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Overview of Legislative Process

The membership of each body then elects a presiding officer or speaker for a two-year term (the lifetime of each separate General Assembly) who holds that office until a successor is chosen at the initial convening of the next General Assembly. No limit is placed on the number of times a member may retain the office of Speaker.

The Speaker appoints the officers of each house including the Chief Clerk, Chief Engrossing Clerk and Chief Sergeant-at-Arms. The Speaker also appoints the officers of each standing committee and the membership of the standing committees. Once all organizational business is completed, the General Assembly then convenes in regular session and begins to act on legislation.

In general, the functions of the Legislature are to enact, amend, and repeal the laws of Tennessee. Some of the specific powers granted to the General Assembly by the state Constitution include: the appropriation of all money to be paid out of the state treasury; the levy and collection of taxes; and the right to authorize counties and incorporated towns to levy taxes.

A quorum of two-thirds of all the members to which a house is entitled is required to transact any business; a smaller number can only adjourn from day to day and may compel the attendance of absent members.

Legislative proposals can originate in either the Senate or House in the form of bills, resolutions and joint resolutions. A bill is a proposed law and may be either general or local. A general bill has a statewide impact, and a local bill affects only a particular county or town named in the bill. This local bill is sometimes referred to as "enabling legislation." If the local bill passes the legislature, then it must be ratified by the local governing body or voted on by the people of that area.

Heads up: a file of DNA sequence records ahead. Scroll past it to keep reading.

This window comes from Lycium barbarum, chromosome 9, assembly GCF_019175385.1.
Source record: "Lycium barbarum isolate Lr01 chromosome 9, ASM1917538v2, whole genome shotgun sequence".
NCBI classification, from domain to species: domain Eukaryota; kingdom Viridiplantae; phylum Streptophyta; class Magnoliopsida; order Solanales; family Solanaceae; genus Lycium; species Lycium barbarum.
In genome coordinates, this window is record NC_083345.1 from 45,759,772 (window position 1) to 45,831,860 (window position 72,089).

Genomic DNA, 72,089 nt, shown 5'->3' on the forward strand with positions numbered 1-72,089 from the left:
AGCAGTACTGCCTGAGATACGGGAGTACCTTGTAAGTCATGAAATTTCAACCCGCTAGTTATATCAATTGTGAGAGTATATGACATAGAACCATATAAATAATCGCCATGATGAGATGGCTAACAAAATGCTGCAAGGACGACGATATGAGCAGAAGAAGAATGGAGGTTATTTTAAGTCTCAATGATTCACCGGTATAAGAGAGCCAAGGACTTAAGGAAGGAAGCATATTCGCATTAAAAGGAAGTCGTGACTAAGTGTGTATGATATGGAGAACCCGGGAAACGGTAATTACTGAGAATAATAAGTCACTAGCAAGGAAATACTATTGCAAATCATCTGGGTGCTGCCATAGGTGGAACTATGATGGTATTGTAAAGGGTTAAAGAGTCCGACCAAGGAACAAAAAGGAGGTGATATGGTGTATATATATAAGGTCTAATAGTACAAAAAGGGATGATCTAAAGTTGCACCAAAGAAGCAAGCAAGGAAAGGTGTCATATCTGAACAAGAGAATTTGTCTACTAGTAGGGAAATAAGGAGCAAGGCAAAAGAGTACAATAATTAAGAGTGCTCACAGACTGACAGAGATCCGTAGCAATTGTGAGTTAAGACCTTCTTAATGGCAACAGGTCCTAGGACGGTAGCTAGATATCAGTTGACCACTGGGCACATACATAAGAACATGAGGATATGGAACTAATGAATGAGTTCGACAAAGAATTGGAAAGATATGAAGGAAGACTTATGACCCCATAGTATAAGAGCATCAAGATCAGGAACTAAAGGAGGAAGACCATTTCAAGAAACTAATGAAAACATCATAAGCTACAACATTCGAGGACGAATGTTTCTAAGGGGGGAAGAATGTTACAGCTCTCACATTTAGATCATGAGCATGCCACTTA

For a new law to be made, it must be considered and passed on three separate days (considerations) by both the House and Senate. After second consideration, general bills are referred to committee for review. That is where most of the work is done in determining if the bill should be modified, amended, or not reported out of the committee. Bills which the committees do approve are sent on through the system so that eventually they may be voted on by the full house for the third and final time. A constitutional majority is required for a new law to pass. This means it must receive at least 50 favorable votes in the House and 17 favorable votes in the Senate. Once a new law has been acted on favorably by the House and Senate, it is then sent to the Governor who can approve it by signing it, vetoing it, or letting it become a law without his signature. The Governor may also disapprove a measure by vetoing it. The legislature may override the Governor's veto with a constitutional majority.

A resolution expresses the opinion of one house of the legislature, whereas, a joint resolution expresses the opinion of both houses. All resolutions are adopted by a constitutional majority vote.


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